Food Safety Food Handler

You Need to Know: Temperature Danger Zone

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Trust20 Contributors • 5 minute read

There is one tried and true principle in food handler safety: keep hot food hot, and cold food cold.  This is the best way for foodservice workers to keep food out of the "Danger Zone," or the temperature range where bacteria can grow at an alarming rate.

The Basics of Temperature Danger Zones

The USDA Food Safety and Inspection Service sets the Temperature Danger Zone as the range of temperatures between 40°F and 140°F and the FDA defines the "Zone" as between 41°F and 135°F.1,2 This temperature range creates an environment where dangerous bacteria can sometimes double in number in just 20 minutes.

While any food could potentially host dangerous pathogens, foods we typically think of as “perishables” tend to grow contaminants at a much more prolific rate. In the realm of safe food handling practices, these are known as TCS Foods, or foods that need time and temperature control for safety. There are six factors that affect bacterial growth in food: time, temperature, moisture, acidity, nutrients, and oxygen – and TCS Foods are most likely to be affected by all six factors.3

The list of these foods includes milk and dairy products, eggs, meat (beef, pork, and lamb), poultry, fish, shellfish and crustaceans, baked potatoes, tofu or other soy protein, sprouts and sprout seeds, sliced melons, cut tomatoes, cut leafy greens, untreated garlic-and-oil mixtures, and cooked rice, beans, and vegetables.4

The USDA also recommends having a food thermometer on hand and explains the importance of cooking to the proper internal temperature below:


Time and Temperature Control Cheat Sheet:

  • Never leave food out of refrigeration for more than two hours.
  • Keep hot food hot (at or above 140 °F) with chafing dishes, steam tables, slow cookers, etc. – especially if you aren’t serving it right away.
  • When reheating foods, they should always be reheated thoroughly to an internal temperature of 165°F. Make sure foods are covered and rotated so they heat evenly.
  • Keep cold food cold (at or below 40 °F) by placing food in containers in coolers filled with ice or packed with ice packs.
  • The improper cooling of cooked foods is the most common cause of foodborne illness. TCS Foods must pass through the Temperature Danger Zone as fast as possible – two hours or less – to prevent this.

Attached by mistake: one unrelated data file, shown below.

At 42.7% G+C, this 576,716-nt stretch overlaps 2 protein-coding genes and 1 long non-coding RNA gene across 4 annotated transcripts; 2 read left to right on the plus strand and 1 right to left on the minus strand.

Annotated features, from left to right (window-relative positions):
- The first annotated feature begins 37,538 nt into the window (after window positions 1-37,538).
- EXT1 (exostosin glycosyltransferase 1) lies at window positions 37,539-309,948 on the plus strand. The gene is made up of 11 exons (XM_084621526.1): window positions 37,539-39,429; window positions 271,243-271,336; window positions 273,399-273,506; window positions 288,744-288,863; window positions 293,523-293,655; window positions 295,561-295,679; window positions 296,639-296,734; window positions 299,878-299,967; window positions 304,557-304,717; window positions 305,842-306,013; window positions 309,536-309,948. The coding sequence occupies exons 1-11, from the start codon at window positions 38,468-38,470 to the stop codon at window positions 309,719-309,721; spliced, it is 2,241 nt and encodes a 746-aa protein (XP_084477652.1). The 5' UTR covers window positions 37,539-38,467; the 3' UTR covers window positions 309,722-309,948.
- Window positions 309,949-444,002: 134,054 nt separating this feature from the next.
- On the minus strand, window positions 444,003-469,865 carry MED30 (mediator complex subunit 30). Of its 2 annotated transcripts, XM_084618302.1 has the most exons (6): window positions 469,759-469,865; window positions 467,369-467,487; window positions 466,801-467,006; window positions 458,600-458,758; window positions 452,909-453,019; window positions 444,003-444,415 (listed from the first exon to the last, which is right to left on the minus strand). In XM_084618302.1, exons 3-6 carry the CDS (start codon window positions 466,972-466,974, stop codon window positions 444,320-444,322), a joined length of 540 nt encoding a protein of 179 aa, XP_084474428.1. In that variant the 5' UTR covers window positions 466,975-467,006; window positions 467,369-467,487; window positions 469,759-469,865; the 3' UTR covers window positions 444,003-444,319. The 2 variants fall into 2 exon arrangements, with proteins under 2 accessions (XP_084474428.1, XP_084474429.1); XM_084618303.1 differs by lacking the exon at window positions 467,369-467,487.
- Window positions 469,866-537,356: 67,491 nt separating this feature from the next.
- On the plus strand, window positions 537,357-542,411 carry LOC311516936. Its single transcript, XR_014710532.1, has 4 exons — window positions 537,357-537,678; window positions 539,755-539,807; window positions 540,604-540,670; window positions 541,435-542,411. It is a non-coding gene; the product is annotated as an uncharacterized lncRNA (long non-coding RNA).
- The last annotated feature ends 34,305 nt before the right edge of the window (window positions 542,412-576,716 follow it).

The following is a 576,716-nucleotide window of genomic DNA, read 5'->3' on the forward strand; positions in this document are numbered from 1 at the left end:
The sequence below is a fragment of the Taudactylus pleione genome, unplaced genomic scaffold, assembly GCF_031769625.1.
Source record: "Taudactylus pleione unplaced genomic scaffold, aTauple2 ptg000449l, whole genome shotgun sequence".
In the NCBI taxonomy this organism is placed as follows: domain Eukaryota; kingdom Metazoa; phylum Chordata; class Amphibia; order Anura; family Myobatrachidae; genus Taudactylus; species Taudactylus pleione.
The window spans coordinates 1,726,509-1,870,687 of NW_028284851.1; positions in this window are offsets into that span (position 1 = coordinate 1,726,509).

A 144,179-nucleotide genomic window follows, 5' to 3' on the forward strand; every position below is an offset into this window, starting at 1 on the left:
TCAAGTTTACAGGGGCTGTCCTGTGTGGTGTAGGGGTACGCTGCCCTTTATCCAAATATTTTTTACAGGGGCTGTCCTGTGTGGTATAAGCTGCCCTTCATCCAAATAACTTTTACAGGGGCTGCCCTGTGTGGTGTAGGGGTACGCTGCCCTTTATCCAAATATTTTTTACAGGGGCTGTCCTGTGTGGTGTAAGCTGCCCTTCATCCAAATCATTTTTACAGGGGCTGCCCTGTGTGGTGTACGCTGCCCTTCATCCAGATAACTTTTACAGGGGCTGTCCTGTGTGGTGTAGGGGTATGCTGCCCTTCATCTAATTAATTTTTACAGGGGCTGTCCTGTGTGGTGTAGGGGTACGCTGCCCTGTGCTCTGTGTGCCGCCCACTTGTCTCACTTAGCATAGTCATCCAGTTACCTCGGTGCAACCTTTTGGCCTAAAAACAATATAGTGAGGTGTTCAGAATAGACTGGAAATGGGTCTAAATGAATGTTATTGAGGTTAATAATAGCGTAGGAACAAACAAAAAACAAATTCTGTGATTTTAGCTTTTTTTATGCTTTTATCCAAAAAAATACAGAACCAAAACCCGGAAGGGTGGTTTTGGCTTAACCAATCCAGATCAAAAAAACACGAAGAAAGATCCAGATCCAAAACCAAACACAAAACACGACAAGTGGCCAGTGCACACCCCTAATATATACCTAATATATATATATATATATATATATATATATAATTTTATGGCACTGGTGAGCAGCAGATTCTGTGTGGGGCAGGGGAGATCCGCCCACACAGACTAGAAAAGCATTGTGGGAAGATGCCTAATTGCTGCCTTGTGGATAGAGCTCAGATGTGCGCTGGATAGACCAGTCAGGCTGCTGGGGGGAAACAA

• Always reduce the size of a dish to efficiently begin the cooling process. Ice-water baths, Ice paddles, Blast or tumble chillers, and using cold water as an ingredient are all safe and effective methods to cool foods.

Conflicting Information About Temperature Danger Zones

As a food handler, you may encounter some conflicting information about temperature danger zones, specifically as it relates to food code standards, the USDA, and what public education in this area covers. 

The FDA and the USDA have two different - and very separate - standards for foodservice and food retail and consumer education temperature danger zones.

Federal regulations state that a temperature danger zone of 41°F to 135°F should be observed for foods that require temperature or time control for food safety. Foods should also stay in the temperature danger zones for no more than four hours, from preparation through service. 

With that said, foods that have to be cooked to a minimum internal temperature can have the clock start over after that cooking time. 

For example, once chicken is cooked to a safe temperature, the four-hour timer can be restarted.

For consumers, though, it's recommended that the range be 40°F to 140°F (a wider range). Perishable foods should only be kept in the temperature danger zone for two hours, not four, and if the temperature of the room is over 90°F, that limit is reduced to just one hour. 

Why is there a disconnect between the USDA, FDA, and what's offered as guidance for consumers?

One reason is that there's less control (and oversight) for consumer food handling, so organizations use different temperature danger zone time allowances and temperatures. They provide a greater margin of safety - better safe than sorry, after all. 

Let's look at one specific example to give you an idea of the differences:

The FDA Food Code dictates that restaurants should cook ground beef to a temperature of 155 °F for 15 seconds. However, the USDA (along with the CDC) say that ground beef should be cooked to 160 °F. The guidance for consumers is, then, also different.

Ultimately, it's easier to meet the temperature standard than to meet the two standards of both temperature and time, so most consumer guidance states that you should cook ground beef to 160°F, as recommended by the USDA, to kill germs.

Bottom line: whether cooking or cooling food, food handlers need to pass dishes through the temperature danger zone as quickly as possible. Whether you're a consumer or a food handler, being as cautious as you can is vital to keeping everybody safe.

** This article was updated on March 30, 2023 to address the conflicts in the specific range of the Temperature Danger Zone.**

New call-to-action

1. USDA Food Safety and Inspection Service
- "Danger Zone"
2. Minnesota Department of Health - Time/Temperature Control for Safety Food
3. SmartSense - 
What Is Time/Temperature Control for Safety (TCS)?
4: Gordon Food Service - Tips for Time and Temperature Control (TCS) Foods